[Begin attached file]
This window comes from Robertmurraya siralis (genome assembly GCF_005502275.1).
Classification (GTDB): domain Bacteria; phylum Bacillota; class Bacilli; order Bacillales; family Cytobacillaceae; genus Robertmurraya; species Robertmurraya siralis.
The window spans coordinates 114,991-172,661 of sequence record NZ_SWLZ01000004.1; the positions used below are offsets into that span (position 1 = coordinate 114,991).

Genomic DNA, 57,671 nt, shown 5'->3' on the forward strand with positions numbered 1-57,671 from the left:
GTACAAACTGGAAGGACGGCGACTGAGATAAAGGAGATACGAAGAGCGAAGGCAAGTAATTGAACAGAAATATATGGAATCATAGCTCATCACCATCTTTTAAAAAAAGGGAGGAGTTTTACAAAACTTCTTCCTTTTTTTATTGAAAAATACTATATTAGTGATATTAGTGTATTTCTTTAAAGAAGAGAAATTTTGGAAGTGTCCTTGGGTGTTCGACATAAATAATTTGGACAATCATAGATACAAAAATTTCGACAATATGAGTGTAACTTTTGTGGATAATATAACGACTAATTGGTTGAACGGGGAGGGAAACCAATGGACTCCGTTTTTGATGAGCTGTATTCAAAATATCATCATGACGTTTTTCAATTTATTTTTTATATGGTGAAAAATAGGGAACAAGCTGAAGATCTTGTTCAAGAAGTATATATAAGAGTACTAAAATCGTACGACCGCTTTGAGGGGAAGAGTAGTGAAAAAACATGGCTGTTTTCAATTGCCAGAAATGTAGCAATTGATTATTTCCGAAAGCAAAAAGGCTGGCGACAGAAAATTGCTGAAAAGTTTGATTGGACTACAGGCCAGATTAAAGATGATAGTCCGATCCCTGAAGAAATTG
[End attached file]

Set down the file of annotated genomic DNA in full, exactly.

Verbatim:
This window comes from Robertmurraya siralis (genome assembly GCF_005502275.1).
Classification (GTDB): domain Bacteria; phylum Bacillota; class Bacilli; order Bacillales; family Cytobacillaceae; genus Robertmurraya; species Robertmurraya siralis.
The window spans coordinates 114,991-172,661 of sequence record NZ_SWLZ01000004.1; the positions used below are offsets into that span (position 1 = coordinate 114,991).

Genomic DNA, 57,671 nt, shown 5'->3' on the forward strand with positions numbered 1-57,671 from the left:
GTACAAACTGGAAGGACGGCGACTGAGATAAAGGAGATACGAAGAGCGAAGGCAAGTAATTGAACAGAAATATATGGAATCATAGCTCATCACCATCTTTTAAAAAAAGGGAGGAGTTTTACAAAACTTCTTCCTTTTTTTATTGAAAAATACTATATTAGTGATATTAGTGTATTTCTTTAAAGAAGAGAAATTTTGGAAGTGTCCTTGGGTGTTCGACATAAATAATTTGGACAATCATAGATACAAAAATTTCGACAATATGAGTGTAACTTTTGTGGATAATATAACGACTAATTGGTTGAACGGGGAGGGAAACCAATGGACTCCGTTTTTGATGAGCTGTATTCAAAATATCATCATGACGTTTTTCAATTTATTTTTTATATGGTGAAAAATAGGGAACAAGCTGAAGATCTTGTTCAAGAAGTATATATAAGAGTACTAAAATCGTACGACCGCTTTGAGGGGAAGAGTAGTGAAAAAACATGGCTGTTTTCAATTGCCAGAAATGTAGCAATTGATTATTTCCGAAAGCAAAAAGGCTGGCGACAGAAAATTGCTGAAAAGTTTGATTGGACTACAGGCCAGATTAAAGATGATAGTCCGATCCCTGAAGAAATTG